After killing his “wife,” Masuoka lures a high schooler into making a gonzo porno. I can’t help but link this poor girl’s fate to his wife’s claims that their daughter has disappeared. Hidden underneath all the glitz and glamour of Tokyo (or any other metropolis) is a darker underbelly where young girls (and to a certain extent, boys as well) are preyed upon daily by those looking to make a quick buck. Girls aren’t merely convinced to do pornographic films, which might at least be relegated by some sort of governing body (I actually don’t know; this is just speculation). There are many girls like Masuoka’s second victim. These girls are often tricked by the promises of money to engage in amateur pornography, where there is perhaps less oversight, and enjo kosai.
We know that Masuoka has been watching snuff films — and who knows for how long — so what if he had reached a point where he needs a new high? At two different moments in the film, Masuoka finds himself talking to Kuroki, the ghost of the man who committed suicide. But how likely is this? Is it possible that Masuoka’s merely talking to himself? In that case, do the conversations take on a whole new meaning? In their second talk, Kuroki says, “[You want to feel my terror] because it’s something unknown.” There’s almost a sense that the fear that we commonly know and speak of is mundane to men like Masuoka. Like I’ve said above, he’s looking for a new high, but whatever that high is, it caused a man like Kuroki to stab his one of his own eyes. To that same effect, Masuoka becomes a murderer, then commits self-harm just to feel something unknown.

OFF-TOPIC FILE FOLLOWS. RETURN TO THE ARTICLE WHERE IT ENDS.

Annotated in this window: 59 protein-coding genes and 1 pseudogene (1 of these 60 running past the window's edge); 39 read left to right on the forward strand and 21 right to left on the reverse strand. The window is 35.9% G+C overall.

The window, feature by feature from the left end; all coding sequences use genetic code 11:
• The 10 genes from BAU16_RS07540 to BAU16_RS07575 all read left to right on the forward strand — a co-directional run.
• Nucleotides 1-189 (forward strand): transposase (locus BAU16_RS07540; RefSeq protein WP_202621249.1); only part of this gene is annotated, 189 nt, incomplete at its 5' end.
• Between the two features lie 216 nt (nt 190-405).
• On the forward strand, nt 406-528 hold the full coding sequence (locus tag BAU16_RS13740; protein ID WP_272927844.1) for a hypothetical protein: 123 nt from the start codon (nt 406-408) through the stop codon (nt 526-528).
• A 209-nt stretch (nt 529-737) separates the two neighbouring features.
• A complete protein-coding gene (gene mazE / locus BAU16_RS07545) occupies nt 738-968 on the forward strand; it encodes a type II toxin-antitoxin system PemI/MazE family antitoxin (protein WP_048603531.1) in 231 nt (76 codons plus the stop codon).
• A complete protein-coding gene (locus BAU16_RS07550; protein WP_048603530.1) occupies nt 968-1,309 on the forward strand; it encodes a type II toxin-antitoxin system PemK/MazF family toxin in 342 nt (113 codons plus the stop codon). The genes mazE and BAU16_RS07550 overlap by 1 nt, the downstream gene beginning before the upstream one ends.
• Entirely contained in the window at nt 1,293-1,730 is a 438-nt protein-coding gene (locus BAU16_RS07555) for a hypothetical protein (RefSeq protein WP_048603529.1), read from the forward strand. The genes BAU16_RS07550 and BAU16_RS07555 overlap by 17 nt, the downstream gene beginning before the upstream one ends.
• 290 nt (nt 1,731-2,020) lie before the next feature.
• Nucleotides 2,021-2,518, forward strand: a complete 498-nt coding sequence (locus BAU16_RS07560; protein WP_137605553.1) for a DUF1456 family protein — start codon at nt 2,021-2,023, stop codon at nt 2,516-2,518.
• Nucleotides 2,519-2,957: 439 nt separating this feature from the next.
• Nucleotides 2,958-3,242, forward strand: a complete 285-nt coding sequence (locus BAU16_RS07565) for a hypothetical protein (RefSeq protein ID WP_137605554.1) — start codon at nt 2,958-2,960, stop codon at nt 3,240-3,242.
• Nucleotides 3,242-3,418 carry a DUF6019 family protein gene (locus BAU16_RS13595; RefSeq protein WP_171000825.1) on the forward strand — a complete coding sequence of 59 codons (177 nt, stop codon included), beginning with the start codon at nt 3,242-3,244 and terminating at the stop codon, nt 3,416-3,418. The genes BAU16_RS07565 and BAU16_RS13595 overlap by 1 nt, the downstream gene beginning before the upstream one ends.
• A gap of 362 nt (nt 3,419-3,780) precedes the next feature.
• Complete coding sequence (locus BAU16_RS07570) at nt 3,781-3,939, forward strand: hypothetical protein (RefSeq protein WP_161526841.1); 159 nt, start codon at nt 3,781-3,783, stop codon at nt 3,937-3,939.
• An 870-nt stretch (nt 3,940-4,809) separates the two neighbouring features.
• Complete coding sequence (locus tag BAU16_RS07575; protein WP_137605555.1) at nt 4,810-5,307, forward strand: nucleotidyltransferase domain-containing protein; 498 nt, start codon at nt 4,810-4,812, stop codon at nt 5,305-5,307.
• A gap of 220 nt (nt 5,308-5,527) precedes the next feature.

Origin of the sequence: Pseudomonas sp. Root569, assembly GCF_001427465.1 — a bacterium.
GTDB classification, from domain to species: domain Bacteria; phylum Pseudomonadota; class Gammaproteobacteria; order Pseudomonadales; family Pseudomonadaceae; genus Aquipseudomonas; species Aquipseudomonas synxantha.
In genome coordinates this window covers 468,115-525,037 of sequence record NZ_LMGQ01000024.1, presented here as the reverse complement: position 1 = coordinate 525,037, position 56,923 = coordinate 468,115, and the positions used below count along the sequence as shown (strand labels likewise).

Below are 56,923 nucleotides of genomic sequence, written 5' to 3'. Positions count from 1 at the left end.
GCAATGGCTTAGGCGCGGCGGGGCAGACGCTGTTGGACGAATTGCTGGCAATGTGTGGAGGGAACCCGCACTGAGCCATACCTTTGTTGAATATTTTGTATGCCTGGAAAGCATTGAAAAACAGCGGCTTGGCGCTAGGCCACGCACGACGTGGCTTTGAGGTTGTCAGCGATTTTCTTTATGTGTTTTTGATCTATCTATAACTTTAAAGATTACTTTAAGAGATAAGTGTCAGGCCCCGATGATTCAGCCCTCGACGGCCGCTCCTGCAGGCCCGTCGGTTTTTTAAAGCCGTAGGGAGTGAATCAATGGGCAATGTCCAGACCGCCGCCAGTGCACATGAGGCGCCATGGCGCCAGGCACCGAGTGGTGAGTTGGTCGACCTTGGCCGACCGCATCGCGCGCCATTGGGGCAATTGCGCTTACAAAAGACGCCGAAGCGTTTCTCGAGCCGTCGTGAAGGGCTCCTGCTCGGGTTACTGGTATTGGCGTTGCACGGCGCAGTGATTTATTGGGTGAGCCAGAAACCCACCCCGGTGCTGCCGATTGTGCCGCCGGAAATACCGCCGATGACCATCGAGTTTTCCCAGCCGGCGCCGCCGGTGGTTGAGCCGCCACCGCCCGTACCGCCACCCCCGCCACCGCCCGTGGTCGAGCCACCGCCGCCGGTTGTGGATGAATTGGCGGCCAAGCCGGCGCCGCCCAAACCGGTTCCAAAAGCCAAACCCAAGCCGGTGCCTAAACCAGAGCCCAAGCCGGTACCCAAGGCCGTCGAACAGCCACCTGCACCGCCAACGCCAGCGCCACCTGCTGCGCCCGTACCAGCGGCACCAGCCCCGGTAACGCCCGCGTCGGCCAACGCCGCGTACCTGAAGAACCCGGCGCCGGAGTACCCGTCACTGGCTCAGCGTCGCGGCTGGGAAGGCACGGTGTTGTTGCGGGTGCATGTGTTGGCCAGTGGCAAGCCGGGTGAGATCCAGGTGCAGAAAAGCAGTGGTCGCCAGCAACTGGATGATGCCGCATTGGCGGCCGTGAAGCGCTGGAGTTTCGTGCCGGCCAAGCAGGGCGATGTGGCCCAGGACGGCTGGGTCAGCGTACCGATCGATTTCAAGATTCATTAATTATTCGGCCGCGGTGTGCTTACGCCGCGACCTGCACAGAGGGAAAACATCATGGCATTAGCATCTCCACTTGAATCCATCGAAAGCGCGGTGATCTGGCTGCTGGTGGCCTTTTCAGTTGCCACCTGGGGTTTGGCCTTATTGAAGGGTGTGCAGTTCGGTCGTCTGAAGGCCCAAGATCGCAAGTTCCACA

With F, Masuoka tries to save and nurture a mute, defenseless girl, but in the end, he exploits her anyway. Even when he isn’t home, he keeps an eye on her through the many cameras he has set up throughout his home. As such, F is an unwitting star of her own voyeuristic pornography. Masuoka tries to talk to her, but they literally cannot communicate. Does this perhaps suggest at the unassailable gulf between those who feed money into an industry of systematic exploitation and the girls exploited by said industry? He wants to clothe and feed her, but in order to do so, he has to hurt other women, which includes his wife and a high school perhaps around F’s age. And as an ironic twist to top it all off, F may actually be Masuoka’s own daughter. Nevertheless, Masuoka finds himself feeding F with blood from his own mouth, and we are treated to a quasi-incestuous scene between the two.
So why did I include the quote above about the tunnels dating back to the second World War? Japan has had a long history of violence towards woman. Of course, every society does, but for the purposes of understanding this film, I’m reminded of the comfort women of Korea, and how they were mistreated by the Japanese army during the country’s occupation of the Korean peninsula. All of this seems to tie into Tokyo and thus Japan’s darker side, implicating the society for its long history of crimes against women. Is this a stretch? Possibly, but I find the interpretation compelling.
Director Takashi Shimizu has made a lot of films about female victims returning from the grave to wreak vengeance on her (typically) male abusers. Is there an actual oeuvre here to which Marebito belongs? I’ll be watching more of his films over the next coming weeks, so it’ll be interesting to see what interpretations we can tease out of his overall filmography. One more thing: in presenting the two interpretations above, I’m not in anyway attempting to find any one true meaning to the film.